Malta gains its independence from the United Kingdom (UK)

Independence Day of Malta

Malta gains its independence from the United Kingdom (UK)

Independence Day is one of the five national holidays in Malta. It celebrates the day the country gained independence from the United Kingdom on 21 September 1964. Throughout its existence, Malta had a long and complex history which resulted in the island being ruled by a plethora of foreign rulers. Such rulers include the likes of the “Phoenicians, Romans, Greeks, Arabs, Normans, Sicilians, Swabians, Aragonese, Hospitallers, French, and British”.

Malta's final ruler, Britain, granted Malta self-governance after Malta's brave resistance to the Axis powers and loyalty to Britain during World War Two, which did allow for the movement for independence to grow more in popularity. Malta declared independence from the British Empire and joined the Commonwealth of Nations in 1964 and declared itself a republic a decade later, known as Republic Day.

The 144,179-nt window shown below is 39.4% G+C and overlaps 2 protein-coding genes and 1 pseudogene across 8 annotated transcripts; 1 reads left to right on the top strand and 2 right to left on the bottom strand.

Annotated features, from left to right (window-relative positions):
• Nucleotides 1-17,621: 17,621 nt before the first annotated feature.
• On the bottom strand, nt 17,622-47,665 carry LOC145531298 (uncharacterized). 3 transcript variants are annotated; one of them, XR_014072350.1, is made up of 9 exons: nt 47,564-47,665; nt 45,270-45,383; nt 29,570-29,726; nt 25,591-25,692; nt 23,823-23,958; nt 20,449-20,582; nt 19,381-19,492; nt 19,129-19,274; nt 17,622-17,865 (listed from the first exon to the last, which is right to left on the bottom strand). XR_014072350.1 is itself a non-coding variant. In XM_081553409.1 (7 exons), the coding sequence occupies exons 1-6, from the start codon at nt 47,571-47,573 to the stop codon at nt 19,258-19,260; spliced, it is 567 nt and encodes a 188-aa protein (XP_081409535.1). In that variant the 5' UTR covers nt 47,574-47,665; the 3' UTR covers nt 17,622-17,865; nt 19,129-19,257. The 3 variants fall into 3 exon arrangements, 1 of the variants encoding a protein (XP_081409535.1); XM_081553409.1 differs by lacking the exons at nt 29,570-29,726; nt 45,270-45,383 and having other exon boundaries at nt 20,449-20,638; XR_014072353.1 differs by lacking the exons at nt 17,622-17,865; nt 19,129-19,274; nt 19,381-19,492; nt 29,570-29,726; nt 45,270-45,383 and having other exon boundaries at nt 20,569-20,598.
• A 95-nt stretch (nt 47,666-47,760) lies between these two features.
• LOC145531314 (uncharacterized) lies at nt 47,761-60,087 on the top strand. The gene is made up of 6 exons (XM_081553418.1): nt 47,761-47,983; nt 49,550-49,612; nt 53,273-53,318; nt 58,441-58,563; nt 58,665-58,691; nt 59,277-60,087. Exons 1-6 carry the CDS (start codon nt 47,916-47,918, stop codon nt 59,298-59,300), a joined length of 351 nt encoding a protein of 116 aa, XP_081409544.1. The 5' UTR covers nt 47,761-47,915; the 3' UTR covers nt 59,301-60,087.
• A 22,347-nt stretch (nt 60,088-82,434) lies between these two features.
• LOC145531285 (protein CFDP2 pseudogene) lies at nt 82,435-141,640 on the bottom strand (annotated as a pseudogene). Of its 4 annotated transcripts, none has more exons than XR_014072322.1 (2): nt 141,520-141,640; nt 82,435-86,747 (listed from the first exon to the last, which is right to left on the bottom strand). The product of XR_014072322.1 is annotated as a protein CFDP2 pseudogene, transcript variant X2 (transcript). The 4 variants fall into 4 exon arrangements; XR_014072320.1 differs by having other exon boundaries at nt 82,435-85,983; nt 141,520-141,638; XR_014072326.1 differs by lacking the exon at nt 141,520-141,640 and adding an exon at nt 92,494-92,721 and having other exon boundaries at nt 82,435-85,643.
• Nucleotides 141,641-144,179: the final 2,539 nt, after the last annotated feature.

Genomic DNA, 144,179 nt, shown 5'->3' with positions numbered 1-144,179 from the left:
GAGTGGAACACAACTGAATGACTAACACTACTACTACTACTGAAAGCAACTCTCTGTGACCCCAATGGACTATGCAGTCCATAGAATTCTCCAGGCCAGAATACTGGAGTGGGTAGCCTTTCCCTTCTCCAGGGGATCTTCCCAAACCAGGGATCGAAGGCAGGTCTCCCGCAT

The Maltese people greatly celebrate the occasion with many activities and ceremonies. The number of activities change every year, but there won't ever be a shortage of them. “There are numerous parades, festivals, musical performances, and cultural events all over the island of Malta and the smaller island of Gozo”. Every Sunday during the months of March to December, the “In Guardia Parades”, a series of historical re-enactments of past battles by veteran reenactors, is played.

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